How the Recession Impacts Injured Workers
Recession Impacting Return to Work of Injured Workers: Study Examines Role of Workers’ Compensation Systems
CAMBRIDGE, MA, November 29, 2011 –Against a backdrop of high unemployment, some injured workers may face even greater challenges in returning to work, leading to potential increases in the duration of disability, according to a new study, Factors Influencing Return to Work for Injured Workers: Lessons from Pennsylvania and Wisconsin, by the Workers Compensation Research Institute (WCRI).
WCRI’s report says that although injured workers in Pennsylvania and Wisconsin have typically reported better return-to-work outcomes than workers in other states, the economic downturn has diminished the impact of selected workers’ compensation system features that facilitate return to work for longer-term injured workers in these two states.
According to the study, poor economic conditions have made it more difficult for some employers to offer light, transitional, or modified duty to assist their injured workers in returning to sustainable work or to provide permanent job accommodations for workers with restrictions.
“How workers’ compensation system features impact injured workers’ return-to-work prospects is particularly relevant in the context of the economic downturn. Identifying system features that promote early return to work and understanding those that create barriers to return to work can help policymakers focus on win-win opportunities for both injured workers and employers.” said Dr. Richard Victor, Executive Director of the Cambridge, Mass.-based WCRI.
While recognizing that employers and injured workers play a central role in the return-to-work process, the study used a case study approach to identify the features of the Pennsylvania and Wisconsin workers’ compensation systems that promote timely, safe, and sustainable return to work as well as those that create barriers. The study found that:
- Clear standards and processes for temporary disability benefit termination that provide mutual financial incentives for employers and injured workers to return to safe and suitable light, modified or transitional duty during the healing period can minimize a worker’s detachment from the workforce, reduce the likelihood of longer-term absence, and thereby reduce indemnity costs –payment of lost wages – for employers.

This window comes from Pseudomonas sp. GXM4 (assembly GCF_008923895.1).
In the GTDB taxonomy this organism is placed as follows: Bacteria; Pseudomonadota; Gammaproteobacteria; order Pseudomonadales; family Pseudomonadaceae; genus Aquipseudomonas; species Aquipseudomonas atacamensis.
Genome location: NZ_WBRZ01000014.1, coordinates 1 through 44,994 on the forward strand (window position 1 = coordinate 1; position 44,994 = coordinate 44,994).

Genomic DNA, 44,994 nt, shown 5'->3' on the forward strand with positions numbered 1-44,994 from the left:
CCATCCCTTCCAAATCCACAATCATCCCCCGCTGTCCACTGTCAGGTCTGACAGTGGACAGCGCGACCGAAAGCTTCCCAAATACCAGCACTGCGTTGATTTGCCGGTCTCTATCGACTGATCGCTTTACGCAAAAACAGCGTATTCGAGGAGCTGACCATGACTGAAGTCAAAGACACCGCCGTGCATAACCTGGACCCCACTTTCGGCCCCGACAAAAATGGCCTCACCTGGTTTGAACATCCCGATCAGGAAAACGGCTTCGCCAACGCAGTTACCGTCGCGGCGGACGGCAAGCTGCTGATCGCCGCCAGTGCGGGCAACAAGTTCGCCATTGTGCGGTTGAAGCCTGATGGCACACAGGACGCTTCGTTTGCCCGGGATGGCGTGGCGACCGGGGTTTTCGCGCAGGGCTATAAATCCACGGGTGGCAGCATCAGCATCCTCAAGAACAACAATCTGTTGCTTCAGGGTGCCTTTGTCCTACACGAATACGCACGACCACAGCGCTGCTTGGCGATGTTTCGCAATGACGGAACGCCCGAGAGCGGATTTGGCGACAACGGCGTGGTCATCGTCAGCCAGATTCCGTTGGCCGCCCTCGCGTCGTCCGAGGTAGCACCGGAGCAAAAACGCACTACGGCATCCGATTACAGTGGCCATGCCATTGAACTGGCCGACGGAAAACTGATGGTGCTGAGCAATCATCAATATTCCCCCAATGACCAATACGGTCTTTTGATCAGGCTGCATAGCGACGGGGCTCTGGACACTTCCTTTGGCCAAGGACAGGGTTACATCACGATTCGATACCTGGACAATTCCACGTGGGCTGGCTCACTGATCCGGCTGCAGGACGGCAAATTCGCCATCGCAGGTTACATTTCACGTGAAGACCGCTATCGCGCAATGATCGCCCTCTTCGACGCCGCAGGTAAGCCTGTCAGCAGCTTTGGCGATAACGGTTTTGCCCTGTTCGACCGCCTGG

- Medical providers play a central role in return-to-work efforts. Public policy decisions that impact the delivery of workers’ compensation medical care can affect indemnity benefits through the return-to-work process.
- The transition from temporary to permanent disability benefits is a key leverage point. The most important system design approaches for facilitating return to work encompass strong, bilateral incentives for pre-injury employers to return workers with permanent restrictions to work and for injured workers to accept legitimate offers of employment.
- Workers with permanent restrictions are especially vulnerable to difficulties and delays in return to work and these workers represent several impact opportunities from the standpoint of workers’ compensation system design. The difficulties these workers face are magnified further in the economic downturn and put a public policy spotlight on how workers’ compensation systems address workers who are unable to return to work with the pre-injury employer – particularly in the areas of lump sum settlement practices and the availability of vocational rehabilitation and retraining benefits.
Posted on June 6, 2012 @ 7:03 pm